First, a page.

Lira Drops Most in 8 Years as Stock Futures Sink on Turkey Clash (Bloomberg)
Turkey’s lira plunged the most in eight years, an exchange-traded fund tied to the country’s shares declined and U.S. Treasuries ticked higher after Turkey’s army said it seized power and President Recep Tayyip Erdogan asserted that he remains in control. U.S. stock futures slipped.
Turkish Bank Postpones $300 Million Bond Sale Meeting on Unrest (Bloomberg)
Sekerbank TAS, an Istanbul-based lender owned by its employee pension fund and Kazakhstan’s sovereign wealth fund, postponed investor meetings for a proposed bond sale after a coup attempt against Turkish President Recep Tayyip Erdogan.
HSBC plans more job cuts amid $5B budget cut (NYP)
The embattled bank, which has been struggling to cut costs, is preparing to cut about 15 bond traders across New York, Europe, and Asia as soon as Monday, sources told The Post.
Bridgewater, World’s Biggest Hedge Fund, Is Said to Be Slowing Hiring (Dealbook)
The $154 billion hedge fund, Bridgewater Associates, run by the billionaire Ray Dalio, is known for hiring hundreds of people every year. Yet it is now telling recruitment firms to cancel interviews with prospective employees, according to three people briefed on the matter. In recent weeks, dozens of interviews were canceled and advanced negotiations with prospective employees were cut short by the firm, those people said. And some of the firm’s external recruiters have been told Bridgewater will not use them for the time being, said the people, who were not authorized to discuss the matter publicly.
Man Quits Job To Become Full-Time ‘Pokemon Go’ Player (HP)
A New Zealand man has quit his job to fully devote himself to hunting Pokemon. Tom Currie, 24, was working as a barista and bartender at a restaurant on the Hibiscus Coast when he was overcome by “Pokemon Go” mania. “I wanted to have an adventure,” Currie told The Guardian. “I have been working for six years and I was desperate for a break. And Pokemon gave me the chance to live that dream.” Currie plans to take a two-month trip around New Zealand in his quest to catch all the creatures in the game. As of this week, he already had at least 90 of the 151 Pokemon.
Draghi to ask governments to chip in to counter Brexit fallout (Reuters)
European Central Bank President Mario Draghi is likely to plead for governments to do more to boost the euro zone's economy in the coming week as the fallout of Britain's vote to leave the EU and weaker global growth threaten the bloc's fragile recovery. Governments in China, Japan and Britain have already started easing their fiscal stance or hinted at plans to do so as sub-par global growth and inflation show that central banks' ultra-easy monetary policy has run up against its limit.
Japanese firms' succession problem is a boon for private equity dealmakers (Reuters)
The number of older owners has been rising, and a low birth rate means that there are often precious few heirs to take over from them. Even when the owners have children, they often reject the idea of taking over from their parents, while some just don't have the mojo for business, according to private equity investors and a government official who have studied the question. And with private equity firms increasingly scouring for value among small and medium-sized companies that may have great products but haven't had access to the capital needed to fulfill their potential, there are an increasing number of matches being made. Sometimes the firms are sold outright, on other occasions the private equity firm will initially take a partial stake with a view to controlling the entire company at a later date.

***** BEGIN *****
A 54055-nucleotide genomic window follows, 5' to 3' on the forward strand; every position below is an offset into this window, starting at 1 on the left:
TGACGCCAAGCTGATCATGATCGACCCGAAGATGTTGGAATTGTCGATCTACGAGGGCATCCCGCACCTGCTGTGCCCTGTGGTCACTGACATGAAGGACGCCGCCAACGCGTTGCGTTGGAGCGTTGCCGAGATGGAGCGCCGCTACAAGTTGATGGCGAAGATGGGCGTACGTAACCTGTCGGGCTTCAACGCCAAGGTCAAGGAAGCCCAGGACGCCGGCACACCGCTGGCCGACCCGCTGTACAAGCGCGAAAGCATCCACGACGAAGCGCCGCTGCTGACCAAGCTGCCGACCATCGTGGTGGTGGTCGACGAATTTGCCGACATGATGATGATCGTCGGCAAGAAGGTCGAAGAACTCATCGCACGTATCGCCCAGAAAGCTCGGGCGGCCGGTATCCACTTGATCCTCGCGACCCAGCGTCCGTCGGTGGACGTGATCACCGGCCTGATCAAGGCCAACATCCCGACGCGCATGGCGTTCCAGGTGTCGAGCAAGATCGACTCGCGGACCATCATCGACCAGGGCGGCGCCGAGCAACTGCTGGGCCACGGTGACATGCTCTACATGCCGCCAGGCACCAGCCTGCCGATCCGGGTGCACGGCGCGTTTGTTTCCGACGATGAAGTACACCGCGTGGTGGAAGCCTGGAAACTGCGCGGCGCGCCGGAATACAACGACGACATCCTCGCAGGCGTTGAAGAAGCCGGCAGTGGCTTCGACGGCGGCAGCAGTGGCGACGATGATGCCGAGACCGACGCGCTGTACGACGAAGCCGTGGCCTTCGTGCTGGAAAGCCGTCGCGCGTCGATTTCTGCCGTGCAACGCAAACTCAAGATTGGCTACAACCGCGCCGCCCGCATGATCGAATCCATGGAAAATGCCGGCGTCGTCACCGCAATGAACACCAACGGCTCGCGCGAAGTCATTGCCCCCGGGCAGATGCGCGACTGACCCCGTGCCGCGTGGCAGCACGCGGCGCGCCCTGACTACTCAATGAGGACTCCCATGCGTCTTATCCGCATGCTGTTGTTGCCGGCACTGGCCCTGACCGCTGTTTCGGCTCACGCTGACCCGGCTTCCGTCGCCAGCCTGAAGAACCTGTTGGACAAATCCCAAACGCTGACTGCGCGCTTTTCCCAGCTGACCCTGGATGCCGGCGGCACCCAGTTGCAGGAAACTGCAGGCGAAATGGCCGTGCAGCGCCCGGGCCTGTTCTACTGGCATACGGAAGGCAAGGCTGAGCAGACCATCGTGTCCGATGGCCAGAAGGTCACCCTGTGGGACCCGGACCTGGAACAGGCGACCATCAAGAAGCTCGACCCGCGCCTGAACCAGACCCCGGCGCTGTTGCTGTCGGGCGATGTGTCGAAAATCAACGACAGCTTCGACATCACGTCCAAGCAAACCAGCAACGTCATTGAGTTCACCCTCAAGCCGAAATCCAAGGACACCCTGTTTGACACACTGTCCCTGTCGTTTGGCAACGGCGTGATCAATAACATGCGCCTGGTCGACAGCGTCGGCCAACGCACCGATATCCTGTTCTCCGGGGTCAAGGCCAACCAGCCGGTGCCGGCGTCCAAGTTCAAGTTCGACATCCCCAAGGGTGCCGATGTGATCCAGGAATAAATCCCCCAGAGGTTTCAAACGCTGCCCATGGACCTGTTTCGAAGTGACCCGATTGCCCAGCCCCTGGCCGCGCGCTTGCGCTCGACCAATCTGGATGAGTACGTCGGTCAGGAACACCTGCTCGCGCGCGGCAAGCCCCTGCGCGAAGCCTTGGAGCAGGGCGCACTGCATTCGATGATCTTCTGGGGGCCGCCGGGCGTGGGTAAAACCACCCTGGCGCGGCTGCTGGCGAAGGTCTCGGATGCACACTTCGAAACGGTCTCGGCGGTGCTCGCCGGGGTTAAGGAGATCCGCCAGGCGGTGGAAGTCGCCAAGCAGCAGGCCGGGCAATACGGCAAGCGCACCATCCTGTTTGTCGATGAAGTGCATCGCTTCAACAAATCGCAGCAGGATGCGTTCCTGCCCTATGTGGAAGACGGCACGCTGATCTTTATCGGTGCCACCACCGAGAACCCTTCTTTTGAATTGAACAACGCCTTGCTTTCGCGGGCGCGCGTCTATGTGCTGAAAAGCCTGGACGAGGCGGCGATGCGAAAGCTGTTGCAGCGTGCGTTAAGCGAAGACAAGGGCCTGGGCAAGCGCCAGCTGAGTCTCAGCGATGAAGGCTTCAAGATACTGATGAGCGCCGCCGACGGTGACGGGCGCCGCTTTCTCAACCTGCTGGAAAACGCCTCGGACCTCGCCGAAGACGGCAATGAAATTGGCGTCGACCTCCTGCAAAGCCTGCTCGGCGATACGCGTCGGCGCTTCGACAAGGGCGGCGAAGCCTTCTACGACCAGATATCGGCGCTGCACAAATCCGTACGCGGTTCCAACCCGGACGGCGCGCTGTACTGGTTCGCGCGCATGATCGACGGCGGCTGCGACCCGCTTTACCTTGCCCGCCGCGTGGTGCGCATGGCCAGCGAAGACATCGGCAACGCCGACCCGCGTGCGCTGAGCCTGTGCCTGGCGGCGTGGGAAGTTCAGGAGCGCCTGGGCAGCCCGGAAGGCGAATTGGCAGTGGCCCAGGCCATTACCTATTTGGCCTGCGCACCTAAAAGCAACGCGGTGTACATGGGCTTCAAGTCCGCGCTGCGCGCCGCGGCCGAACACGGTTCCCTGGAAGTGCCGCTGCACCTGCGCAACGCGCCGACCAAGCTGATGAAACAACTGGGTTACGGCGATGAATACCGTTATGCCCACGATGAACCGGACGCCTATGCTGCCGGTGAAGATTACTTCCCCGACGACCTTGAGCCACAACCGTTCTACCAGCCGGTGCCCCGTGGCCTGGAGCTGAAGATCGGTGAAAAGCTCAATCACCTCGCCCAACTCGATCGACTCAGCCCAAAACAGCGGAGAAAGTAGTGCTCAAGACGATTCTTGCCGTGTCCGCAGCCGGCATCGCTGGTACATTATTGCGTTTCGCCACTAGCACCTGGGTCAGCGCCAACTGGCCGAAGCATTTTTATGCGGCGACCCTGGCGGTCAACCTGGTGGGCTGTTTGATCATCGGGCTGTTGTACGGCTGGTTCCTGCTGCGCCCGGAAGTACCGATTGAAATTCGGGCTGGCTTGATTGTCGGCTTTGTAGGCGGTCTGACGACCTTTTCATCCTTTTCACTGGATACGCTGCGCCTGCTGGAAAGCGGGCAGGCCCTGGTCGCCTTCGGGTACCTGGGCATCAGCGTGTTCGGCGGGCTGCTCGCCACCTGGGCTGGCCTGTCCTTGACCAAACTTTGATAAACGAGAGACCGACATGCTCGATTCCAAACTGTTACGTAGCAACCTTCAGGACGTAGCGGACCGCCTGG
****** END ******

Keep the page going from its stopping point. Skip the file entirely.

Saudi Push for Tech Deals Stirs Silicon Valley Debate (WSJ)
As Saudi Arabia and its oil-rich sovereign-wealth fund prepare to become bigger players in tech deal making, Silicon Valley insiders are weighing the consequences. Technology investors like to tout the social benefits of the companies they support. But the industry often overlooks investors’ own principles and beliefs, focusing more on their investment record and size of their checks. To some venture capitalists and founders, Uber’s agreement with Saudi Arabia represented its tacit endorsement of that government. Saudi Arabia is the only country in the world where women aren’t allowed to drive, and one of several countries where homosexuality is illegal.
Florida man fights to keep pizza-loving pet alligator (UPI)
A Florida man is asking state wildlife officials to allow him to keep the pizza-loving alligator that has been his pet for 47 years. David Van Buren, a retired firefighter, said the male gator, named Gwendolyn due to a mistaken identification of the reptile's sex when it was young, has been his pet since he was 9 years old and currently resides in his Coconut Grove back yard. Van Buren said Gwendolyn is equally happy indoors. "Once he was in the house, he didn't want to leave. I think it took us like three weeks to get him to go back outside. He was on the couch all the time, or in the bathtub," he told WTVT-TV. Florida Fish and Wildlife officials said they opened an investigation after receiving a complaint about the 13-foot alligator, which is particularly fond of pizza and Chips Ahoy cookies.